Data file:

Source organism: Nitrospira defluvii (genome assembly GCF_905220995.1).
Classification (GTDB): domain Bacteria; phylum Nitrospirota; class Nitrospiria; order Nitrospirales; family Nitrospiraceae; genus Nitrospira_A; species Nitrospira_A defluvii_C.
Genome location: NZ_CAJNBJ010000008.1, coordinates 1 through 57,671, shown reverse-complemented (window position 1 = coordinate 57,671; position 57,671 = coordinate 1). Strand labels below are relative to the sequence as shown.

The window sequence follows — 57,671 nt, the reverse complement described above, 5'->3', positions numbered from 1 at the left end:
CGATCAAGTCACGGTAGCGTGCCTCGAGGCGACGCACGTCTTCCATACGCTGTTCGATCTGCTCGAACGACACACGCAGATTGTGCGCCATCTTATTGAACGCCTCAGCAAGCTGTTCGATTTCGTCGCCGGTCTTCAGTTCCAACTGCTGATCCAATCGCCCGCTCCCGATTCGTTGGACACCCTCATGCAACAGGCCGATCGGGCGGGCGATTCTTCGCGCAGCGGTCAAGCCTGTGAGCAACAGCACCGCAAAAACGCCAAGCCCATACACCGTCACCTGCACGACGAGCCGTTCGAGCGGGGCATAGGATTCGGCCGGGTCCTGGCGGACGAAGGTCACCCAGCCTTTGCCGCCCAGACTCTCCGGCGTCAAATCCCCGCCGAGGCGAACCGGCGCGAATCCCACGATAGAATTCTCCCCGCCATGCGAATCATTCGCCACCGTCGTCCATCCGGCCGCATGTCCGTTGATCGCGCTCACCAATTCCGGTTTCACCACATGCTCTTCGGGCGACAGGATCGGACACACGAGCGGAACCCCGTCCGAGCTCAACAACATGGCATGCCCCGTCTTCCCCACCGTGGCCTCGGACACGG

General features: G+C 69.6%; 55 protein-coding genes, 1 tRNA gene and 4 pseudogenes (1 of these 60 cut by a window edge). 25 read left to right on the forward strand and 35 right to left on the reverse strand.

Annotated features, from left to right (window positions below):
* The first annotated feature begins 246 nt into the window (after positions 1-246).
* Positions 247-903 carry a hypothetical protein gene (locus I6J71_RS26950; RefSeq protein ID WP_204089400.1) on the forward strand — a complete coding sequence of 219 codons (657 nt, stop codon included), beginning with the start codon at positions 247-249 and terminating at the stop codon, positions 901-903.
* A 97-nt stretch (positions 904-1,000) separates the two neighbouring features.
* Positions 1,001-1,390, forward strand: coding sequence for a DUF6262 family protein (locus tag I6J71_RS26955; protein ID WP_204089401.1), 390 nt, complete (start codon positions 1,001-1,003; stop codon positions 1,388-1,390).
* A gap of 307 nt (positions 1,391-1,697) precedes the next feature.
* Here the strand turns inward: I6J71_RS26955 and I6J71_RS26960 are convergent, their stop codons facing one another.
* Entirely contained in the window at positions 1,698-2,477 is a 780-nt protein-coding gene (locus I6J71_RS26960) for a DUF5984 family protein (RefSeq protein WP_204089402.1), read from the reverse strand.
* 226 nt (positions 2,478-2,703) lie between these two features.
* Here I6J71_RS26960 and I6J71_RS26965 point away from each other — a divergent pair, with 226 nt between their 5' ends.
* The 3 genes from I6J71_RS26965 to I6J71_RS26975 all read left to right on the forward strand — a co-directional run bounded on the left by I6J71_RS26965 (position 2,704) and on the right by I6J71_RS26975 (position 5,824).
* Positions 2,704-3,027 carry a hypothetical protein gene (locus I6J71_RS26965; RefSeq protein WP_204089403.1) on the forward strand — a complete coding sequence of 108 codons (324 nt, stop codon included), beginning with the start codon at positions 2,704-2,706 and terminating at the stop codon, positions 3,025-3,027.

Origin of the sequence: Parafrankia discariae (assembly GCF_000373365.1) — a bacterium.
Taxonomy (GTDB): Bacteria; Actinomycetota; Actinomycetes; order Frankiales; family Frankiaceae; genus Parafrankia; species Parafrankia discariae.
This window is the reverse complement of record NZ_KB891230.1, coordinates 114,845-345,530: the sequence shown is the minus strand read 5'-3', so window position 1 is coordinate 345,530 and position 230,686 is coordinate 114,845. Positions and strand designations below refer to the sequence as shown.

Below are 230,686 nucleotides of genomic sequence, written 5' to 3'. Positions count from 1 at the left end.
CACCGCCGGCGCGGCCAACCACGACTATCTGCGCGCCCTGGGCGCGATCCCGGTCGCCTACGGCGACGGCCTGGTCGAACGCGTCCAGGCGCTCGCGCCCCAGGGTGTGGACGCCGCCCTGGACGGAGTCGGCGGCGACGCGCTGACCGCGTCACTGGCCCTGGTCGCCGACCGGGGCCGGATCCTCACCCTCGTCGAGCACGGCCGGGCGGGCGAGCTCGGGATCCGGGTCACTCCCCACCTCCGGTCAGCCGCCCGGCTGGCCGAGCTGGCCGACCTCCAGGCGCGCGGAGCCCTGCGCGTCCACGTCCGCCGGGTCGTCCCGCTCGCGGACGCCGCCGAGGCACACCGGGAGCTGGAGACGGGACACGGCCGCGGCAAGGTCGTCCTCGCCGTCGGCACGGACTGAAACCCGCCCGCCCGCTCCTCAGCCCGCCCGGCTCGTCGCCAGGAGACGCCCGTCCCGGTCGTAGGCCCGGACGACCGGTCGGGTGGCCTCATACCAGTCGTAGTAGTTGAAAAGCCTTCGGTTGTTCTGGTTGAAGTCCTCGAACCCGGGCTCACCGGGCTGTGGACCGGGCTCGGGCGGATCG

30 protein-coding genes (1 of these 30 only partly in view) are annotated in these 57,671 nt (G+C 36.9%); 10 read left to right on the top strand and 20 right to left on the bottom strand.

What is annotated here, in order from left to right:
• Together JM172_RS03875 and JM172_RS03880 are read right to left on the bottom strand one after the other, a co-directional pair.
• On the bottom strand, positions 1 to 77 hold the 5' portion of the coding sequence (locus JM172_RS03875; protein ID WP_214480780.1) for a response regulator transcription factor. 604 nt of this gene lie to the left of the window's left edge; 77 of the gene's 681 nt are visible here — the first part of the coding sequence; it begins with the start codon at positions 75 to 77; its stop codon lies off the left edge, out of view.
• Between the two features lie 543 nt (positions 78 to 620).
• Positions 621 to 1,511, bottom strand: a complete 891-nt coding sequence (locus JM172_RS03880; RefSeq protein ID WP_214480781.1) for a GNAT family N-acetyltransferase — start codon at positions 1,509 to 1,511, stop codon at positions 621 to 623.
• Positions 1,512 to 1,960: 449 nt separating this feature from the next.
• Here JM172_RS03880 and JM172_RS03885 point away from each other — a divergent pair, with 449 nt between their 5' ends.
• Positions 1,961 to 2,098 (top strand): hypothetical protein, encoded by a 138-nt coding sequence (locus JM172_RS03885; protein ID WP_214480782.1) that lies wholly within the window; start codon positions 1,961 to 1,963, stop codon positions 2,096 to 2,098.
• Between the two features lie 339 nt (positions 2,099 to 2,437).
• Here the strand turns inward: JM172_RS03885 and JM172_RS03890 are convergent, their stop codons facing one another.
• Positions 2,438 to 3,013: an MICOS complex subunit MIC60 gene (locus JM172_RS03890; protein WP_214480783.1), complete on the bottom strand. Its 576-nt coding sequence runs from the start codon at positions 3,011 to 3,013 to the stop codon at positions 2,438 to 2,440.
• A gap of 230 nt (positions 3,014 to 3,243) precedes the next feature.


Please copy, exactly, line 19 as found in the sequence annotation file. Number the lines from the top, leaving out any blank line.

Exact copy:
Origin of the sequence: Parafrankia discariae (assembly GCF_000373365.1) — a bacterium.